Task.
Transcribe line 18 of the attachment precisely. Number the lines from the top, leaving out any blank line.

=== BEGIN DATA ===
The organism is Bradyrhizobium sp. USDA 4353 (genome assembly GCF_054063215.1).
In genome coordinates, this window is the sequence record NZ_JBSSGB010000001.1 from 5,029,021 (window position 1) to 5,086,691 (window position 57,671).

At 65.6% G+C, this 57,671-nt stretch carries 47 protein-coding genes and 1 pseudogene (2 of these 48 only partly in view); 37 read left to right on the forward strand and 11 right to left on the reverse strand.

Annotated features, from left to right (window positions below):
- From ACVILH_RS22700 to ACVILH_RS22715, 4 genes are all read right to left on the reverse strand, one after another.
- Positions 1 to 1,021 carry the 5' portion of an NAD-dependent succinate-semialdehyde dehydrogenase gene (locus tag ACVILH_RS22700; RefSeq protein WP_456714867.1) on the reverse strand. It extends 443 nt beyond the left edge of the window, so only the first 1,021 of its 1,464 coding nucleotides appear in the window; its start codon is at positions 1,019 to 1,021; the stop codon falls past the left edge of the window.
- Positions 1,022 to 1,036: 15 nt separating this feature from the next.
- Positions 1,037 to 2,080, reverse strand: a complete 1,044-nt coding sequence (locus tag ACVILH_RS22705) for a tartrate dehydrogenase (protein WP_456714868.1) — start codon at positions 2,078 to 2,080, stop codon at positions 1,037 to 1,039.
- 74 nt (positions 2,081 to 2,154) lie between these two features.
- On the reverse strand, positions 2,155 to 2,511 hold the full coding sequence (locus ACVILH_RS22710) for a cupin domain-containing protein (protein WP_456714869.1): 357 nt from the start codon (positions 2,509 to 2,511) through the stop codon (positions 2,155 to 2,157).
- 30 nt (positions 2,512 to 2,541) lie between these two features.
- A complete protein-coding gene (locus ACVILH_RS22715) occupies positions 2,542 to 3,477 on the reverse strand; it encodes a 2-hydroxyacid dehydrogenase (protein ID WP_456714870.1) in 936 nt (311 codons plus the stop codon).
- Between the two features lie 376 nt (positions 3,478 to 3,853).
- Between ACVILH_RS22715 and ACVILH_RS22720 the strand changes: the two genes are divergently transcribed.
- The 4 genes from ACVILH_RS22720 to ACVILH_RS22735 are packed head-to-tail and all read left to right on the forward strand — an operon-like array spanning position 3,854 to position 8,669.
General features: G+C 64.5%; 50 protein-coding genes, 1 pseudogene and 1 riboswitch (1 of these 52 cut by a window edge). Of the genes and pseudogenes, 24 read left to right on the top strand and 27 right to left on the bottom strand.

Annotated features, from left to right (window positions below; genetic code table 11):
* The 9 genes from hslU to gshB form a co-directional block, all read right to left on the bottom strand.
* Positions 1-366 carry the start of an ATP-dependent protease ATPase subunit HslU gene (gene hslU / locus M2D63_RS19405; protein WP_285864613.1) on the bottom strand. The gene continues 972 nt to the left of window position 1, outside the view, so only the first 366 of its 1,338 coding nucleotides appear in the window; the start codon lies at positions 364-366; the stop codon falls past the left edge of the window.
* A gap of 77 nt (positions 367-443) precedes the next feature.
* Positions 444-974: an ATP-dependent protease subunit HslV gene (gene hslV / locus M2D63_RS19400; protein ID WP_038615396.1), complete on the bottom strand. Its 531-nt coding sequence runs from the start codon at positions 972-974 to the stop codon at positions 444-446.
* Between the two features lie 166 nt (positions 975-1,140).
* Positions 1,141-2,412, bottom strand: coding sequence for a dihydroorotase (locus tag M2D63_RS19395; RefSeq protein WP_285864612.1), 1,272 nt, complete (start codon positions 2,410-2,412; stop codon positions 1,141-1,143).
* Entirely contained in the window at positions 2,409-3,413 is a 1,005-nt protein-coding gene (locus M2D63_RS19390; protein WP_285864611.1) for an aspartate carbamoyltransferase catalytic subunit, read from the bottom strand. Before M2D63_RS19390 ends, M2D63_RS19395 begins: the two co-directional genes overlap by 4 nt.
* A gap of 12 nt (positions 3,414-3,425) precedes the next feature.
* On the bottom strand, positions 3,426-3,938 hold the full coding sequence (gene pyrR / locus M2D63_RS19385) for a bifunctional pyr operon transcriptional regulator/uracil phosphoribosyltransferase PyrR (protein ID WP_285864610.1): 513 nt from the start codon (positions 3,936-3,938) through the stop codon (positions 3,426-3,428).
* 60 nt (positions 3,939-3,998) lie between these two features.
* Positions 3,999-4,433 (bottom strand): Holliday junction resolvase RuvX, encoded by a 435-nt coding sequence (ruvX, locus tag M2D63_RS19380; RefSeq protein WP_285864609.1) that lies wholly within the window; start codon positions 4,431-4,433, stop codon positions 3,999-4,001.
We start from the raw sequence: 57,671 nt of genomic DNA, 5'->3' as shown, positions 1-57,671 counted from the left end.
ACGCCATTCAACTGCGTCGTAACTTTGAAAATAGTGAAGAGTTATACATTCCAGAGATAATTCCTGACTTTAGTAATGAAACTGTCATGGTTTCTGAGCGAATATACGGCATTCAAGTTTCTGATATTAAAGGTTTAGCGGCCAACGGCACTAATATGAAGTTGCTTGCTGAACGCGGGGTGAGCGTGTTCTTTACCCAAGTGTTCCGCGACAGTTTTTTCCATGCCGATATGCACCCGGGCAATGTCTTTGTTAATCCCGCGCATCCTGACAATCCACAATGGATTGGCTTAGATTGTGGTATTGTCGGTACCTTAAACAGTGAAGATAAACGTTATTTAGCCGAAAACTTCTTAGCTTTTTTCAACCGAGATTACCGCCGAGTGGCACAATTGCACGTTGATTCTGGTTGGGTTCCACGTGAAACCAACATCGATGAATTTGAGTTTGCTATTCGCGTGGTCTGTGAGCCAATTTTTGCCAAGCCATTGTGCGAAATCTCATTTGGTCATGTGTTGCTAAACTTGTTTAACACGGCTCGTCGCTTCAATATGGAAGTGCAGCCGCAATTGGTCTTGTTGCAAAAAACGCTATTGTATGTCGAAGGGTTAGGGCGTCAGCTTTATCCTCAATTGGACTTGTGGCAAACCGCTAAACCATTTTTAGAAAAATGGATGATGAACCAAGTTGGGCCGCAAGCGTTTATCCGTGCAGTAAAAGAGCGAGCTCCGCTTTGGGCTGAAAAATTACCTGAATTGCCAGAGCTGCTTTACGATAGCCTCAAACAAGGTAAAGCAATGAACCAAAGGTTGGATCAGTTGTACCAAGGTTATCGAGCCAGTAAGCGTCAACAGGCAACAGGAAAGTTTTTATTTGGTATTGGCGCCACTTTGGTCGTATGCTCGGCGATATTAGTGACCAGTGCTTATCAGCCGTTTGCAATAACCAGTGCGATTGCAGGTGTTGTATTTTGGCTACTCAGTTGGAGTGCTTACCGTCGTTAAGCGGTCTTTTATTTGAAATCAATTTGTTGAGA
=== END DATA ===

* The 9 genes from hslU to gshB form a co-directional block, all read right to left on the bottom strand.